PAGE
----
Gender equality in Germany is 10th best worldwide
More women in politics, but still not enough in business. Germany is making progress in gender equality - rising four places to position number 10 in the latest Global Gender Gap Report - but there’s still plenty of work to be done.
Global Gender Gap Report 2020
Every year, the World Economic Forum (WEF) examines the positions of men and women worldwide to compile their Global Gender Gap Report - a benchmarking of 153 countries on their progress towards gender parity in four dimensions: Economic Participation and Opportunity, Educational Attainment, Health and Survival, and Political Empowerment.
This year, Germany managed to improve its position to 10th overall - but in reality, there’s been little improvement. When the report first appeared in 2006, Germany was in fifth place. According to the WEF, if things improve at the same pace as they did last year, it will take 99,5 years to achieve gender parity.
Germany scores well on female political participation
Gender equality has advanced in Germany this year primarily because of the greater political participation of women. While Angela Merkel still occupies the post of Chancellor, 40 percent of ministerial posts in federal and state governments have been filled by women, and 30,9 percent of parliamentarians are now women.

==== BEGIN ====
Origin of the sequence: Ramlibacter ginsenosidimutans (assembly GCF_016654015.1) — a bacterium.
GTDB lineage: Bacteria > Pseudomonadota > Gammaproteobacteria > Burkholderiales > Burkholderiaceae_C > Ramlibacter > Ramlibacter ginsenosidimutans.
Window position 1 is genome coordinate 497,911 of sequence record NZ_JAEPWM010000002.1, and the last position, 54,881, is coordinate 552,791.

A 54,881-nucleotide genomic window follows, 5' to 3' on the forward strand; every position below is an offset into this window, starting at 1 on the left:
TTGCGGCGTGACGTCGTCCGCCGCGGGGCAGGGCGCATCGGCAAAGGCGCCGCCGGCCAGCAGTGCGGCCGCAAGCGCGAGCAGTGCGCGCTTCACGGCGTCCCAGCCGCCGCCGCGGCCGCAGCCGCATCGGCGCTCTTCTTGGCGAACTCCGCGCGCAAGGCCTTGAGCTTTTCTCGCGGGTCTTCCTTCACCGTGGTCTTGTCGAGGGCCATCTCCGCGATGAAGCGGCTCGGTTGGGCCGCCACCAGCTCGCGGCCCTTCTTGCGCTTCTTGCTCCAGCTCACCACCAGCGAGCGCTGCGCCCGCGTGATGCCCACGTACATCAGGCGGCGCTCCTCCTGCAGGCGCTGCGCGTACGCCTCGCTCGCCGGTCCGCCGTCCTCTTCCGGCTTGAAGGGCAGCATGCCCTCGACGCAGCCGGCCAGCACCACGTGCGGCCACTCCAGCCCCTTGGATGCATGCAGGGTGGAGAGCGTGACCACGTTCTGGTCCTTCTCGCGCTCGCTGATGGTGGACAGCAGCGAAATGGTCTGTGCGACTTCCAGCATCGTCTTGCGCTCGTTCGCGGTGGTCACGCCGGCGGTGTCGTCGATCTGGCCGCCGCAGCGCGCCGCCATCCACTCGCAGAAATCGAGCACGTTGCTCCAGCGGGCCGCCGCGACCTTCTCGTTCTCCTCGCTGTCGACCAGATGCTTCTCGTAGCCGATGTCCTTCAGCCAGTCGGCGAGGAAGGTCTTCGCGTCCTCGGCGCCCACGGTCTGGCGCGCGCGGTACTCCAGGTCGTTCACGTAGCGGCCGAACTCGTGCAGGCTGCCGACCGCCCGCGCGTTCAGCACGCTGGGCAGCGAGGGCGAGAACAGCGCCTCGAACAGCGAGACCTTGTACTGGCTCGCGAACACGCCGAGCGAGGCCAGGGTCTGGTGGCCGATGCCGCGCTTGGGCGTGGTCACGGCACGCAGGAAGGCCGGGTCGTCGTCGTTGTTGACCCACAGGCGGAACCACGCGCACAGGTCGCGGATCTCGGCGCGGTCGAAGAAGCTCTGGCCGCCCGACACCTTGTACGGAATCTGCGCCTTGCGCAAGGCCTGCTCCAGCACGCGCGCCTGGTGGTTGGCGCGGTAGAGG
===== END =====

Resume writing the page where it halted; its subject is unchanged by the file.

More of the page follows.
However, the main reason why Germany doesn’t perform better is that the economy lags behind in international comparison in terms of equality. In most other countries where there is a high proportion of female politicians, there is also a high proportion of women in high-powered jobs. In Germany, this is not the case.
Accordingly, in the “Economic participation and opportunity” category, Germany only achieved place 48, dropping 12 places from last year. The two main problems are that men still earn much higher salaries and hold more managerial positions than women. In the “Gender pay gap” category, Germany ranks 68th and only 89th in “Global economic power sharing”.
“Germany is still very much behind,” said WEF researcher Roberto Crotti. “What is interesting is the fact that women have almost equal participation in the labour market in Germany, but they cannot make it into positions of power and cannot command the same salaries.”
Social norms to blame for gender injustice
Crotti says that social norms are partly to blame for injustice, such as the expectations that neighbours and families have of women - which perhaps explain why so few men take advantage of Germany’s relatively generous parental leave.
According to the WEF’s data, women also spend at least twice as much time caring and volunteering - leaving less time for them to invest in their careers. In Germany, women spend 60 percent more time than men doing household chores and caring for children.
Politicians also have a part to play in tackling some problems, such as access to childcare. “But if you look at the countries in which the economy is more open to women than Germany, I see that responsibility lies above all with the companies,” Crotti said.
Top countries worldwide for gender equality
Once again, this year’s Global Gender Gap Index Ranking was topped by Iceland - for the 11th year in a row. It is followed by fellow Nordic countries Norway, Finland and Sweden. Spain also made a dramatic entry into the top 10, rising 21 positions since last year’s ranking.
The top 10 countries were as follows:
- 1. Iceland
- 2. Norway
- 3. Finland
- 4. Sweden
- 5. Nicaragua
- 6. New Zealand
- 7. Ireland
- 8. Spain
- 9. Rwanda
- 10. Germany
You can read the full report on the World Economic Forum website.